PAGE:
May December

In 2002, director Todd Haynes and actress Julianne Moore made a domestic drama called Far From Heaven that was done in the style of an old Douglas Sirk picture. Now they've reteamed for May December, a domestic drama done in the style of a soap opera. Dramatic music stings arrive at key moments, characters sometimes stare seriously at each other, and scenes often end with a line of heavy-handed dialogue. I can't imagine too many people enjoying this as a "regular" movie, but anybody looking for something off the beaten path - but not too off - will appreciate the underlying humor and cleverly stylized performances.

Moore plays Gracie Yoo, a former school teacher who started a romantic/sexual relationship with a 13-year-old student. She got pregnant and served jail time. Nevertheless, she and Joe (Charles Melton) remain together, having married and raised a family. Natalie Portman costars as Elizabeth, a famous actress who will be portraying Gracie in an upcoming independent film. Her research includes probing the couple about the scandal from their past. That opens up a can of worms that threatens to change the course of their lives.

Obviously, Gracie is inspired by Mary Kay Letourneau, the teacher who made headlines for identical reasons back in 1997. Although there is a darkly comedic element to May December, the movie is serious in its examination of the Gracie/Joe relationship. Subtle hints exist that their marriage is based on a desire to make what happened “okay.” If they’re married as adults, then her illegal actions are justified, right?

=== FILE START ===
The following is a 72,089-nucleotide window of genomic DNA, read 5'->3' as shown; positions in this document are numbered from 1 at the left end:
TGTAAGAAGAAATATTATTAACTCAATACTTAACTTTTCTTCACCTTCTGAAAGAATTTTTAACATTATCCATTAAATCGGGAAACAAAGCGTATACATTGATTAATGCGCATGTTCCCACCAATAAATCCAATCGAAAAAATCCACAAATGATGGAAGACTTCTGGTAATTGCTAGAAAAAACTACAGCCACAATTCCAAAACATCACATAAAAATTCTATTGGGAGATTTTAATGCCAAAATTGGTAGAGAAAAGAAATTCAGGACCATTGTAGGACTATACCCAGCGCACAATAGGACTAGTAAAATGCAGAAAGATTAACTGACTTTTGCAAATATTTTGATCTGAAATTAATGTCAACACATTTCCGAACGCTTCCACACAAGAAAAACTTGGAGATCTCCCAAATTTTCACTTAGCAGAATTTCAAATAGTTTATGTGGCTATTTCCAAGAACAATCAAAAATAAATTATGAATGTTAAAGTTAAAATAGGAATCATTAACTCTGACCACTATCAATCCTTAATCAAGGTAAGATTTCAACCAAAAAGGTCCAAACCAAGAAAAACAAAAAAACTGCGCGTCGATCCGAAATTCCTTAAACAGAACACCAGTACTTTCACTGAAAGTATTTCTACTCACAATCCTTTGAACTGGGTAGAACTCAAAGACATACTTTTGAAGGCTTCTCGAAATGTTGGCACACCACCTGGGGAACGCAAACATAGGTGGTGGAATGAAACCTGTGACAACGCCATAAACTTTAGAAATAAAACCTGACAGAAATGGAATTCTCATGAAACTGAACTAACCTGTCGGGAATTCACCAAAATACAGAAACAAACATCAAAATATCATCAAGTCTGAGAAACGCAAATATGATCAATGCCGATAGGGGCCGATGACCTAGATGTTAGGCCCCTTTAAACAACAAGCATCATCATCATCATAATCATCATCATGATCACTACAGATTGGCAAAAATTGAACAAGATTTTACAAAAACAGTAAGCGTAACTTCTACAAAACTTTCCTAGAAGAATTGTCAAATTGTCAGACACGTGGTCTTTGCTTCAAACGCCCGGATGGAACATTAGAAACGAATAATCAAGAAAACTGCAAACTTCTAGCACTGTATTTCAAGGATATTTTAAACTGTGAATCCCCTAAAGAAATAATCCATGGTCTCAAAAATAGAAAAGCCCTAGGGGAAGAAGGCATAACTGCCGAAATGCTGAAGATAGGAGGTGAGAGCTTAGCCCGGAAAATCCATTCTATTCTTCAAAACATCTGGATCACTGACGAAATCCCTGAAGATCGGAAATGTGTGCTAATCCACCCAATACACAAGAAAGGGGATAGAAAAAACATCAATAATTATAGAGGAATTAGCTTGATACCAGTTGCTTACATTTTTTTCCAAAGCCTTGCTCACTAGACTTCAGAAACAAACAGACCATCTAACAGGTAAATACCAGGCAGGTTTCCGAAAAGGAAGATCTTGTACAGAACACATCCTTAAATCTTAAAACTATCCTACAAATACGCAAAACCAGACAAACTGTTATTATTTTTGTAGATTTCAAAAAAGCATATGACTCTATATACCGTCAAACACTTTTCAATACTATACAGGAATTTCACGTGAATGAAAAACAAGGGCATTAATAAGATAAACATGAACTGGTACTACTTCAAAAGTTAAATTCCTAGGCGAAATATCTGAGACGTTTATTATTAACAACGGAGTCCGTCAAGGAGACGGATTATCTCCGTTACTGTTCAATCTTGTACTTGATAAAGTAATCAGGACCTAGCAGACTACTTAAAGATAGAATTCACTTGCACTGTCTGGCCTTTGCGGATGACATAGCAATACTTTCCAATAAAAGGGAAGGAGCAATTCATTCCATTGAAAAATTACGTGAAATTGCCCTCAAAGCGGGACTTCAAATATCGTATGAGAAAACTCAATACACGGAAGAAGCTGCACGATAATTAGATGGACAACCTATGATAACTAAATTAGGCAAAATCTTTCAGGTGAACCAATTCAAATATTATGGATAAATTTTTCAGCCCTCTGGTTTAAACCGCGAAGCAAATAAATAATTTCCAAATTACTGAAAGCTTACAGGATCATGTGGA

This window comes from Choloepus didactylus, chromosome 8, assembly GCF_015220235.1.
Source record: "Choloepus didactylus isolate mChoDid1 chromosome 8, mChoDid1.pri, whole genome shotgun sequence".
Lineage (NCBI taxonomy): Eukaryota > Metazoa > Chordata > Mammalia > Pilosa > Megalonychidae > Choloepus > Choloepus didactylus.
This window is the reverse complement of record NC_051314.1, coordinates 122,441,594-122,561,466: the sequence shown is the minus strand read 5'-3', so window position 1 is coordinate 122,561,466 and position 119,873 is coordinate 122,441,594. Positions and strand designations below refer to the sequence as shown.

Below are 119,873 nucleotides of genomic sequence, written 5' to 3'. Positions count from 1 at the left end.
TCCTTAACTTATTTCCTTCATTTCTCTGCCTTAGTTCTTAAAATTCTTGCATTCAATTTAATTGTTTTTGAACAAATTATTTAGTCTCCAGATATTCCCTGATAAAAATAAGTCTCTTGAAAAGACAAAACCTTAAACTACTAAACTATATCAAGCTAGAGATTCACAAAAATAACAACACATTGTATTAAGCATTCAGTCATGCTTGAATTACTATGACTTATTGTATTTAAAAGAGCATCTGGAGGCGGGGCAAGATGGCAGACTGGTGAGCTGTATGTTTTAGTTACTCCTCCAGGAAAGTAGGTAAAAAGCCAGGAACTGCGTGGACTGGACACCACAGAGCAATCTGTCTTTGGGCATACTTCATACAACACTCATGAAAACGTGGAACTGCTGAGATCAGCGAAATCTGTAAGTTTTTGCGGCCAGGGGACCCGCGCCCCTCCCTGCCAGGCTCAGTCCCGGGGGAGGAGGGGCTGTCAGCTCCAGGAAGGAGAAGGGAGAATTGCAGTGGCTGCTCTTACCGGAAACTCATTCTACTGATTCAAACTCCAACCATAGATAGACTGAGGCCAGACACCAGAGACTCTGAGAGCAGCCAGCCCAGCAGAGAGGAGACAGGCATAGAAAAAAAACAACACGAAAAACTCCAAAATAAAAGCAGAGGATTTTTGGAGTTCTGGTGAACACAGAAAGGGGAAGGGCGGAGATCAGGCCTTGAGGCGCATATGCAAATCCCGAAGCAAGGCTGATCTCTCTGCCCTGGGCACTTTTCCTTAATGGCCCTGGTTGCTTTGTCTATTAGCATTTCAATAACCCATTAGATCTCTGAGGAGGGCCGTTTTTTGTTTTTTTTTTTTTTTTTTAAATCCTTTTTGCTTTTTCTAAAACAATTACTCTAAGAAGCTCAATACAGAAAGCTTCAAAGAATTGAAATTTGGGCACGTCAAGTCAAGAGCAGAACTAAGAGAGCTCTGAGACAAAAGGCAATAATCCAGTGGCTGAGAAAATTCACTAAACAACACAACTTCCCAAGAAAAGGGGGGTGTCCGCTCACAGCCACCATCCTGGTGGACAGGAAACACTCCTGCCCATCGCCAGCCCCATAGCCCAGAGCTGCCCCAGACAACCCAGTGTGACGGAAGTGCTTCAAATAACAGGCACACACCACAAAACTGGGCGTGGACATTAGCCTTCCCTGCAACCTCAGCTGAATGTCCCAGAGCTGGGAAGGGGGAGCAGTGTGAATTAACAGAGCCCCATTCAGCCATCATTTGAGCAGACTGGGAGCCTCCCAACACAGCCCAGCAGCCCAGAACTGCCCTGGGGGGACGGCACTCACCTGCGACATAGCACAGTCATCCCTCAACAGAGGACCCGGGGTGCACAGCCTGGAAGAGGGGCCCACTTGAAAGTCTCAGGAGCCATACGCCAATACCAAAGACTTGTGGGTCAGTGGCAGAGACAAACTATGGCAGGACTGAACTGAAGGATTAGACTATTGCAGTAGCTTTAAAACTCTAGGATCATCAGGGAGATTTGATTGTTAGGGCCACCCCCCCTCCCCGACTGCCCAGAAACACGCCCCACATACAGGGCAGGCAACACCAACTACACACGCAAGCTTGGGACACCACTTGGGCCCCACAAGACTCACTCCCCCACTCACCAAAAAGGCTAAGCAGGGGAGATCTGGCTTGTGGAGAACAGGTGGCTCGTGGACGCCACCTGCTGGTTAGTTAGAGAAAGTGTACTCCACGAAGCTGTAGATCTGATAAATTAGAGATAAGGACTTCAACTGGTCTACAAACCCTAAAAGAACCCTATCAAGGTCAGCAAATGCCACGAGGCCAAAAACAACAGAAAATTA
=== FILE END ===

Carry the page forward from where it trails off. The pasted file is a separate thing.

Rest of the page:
That’s a gripping dynamic, as is the fact that Elizabeth’s presence serves to point out that, no, it’s still not justified. The soap opera-ish flourishes, which are carried out with relative restraint, underline the idea that what happened to Gracie was viewed as a spectacle by the public, despite very serious repercussions for those involved. Haynes’ approach suits the material well, getting you to think about the difference between tabloid sensationalism and actual human experience.

All movies should have Julianne Moore and Natalie Portman in the cast. They’re outstanding as always. Moore effectively conveys the denial Gracie lives in and how Elizabeth’s arrival gradually chips away at it. The actress helps us understand that Gracie’s whole life is about convincing herself that what she did was acceptable. Watching her fall apart as reality sets in showcases Moore at her very best. Portman, meanwhile, pulls off an incredibly tricky task – she becomes Moore as the film progresses. Elizabeth is studying Gracie, so Portman has to adopt the mannerisms and speech cadence Moore brings to her character. The transformation is incredibly effective by the third act.

May December ends on a strange note. It’s understandable what the story is attempting to imply. A better way of getting it across might have been more provocative, though. Even with that weak wrap-up, the excellent work from Moore and Portman – as well as from Charles Melton – makes the picture a good use of time for admirers of great acting.

out of four

May December is rated R for some sexual content, graphic nudity, drug use, and language. The running time is 1 hour and 57 minutes.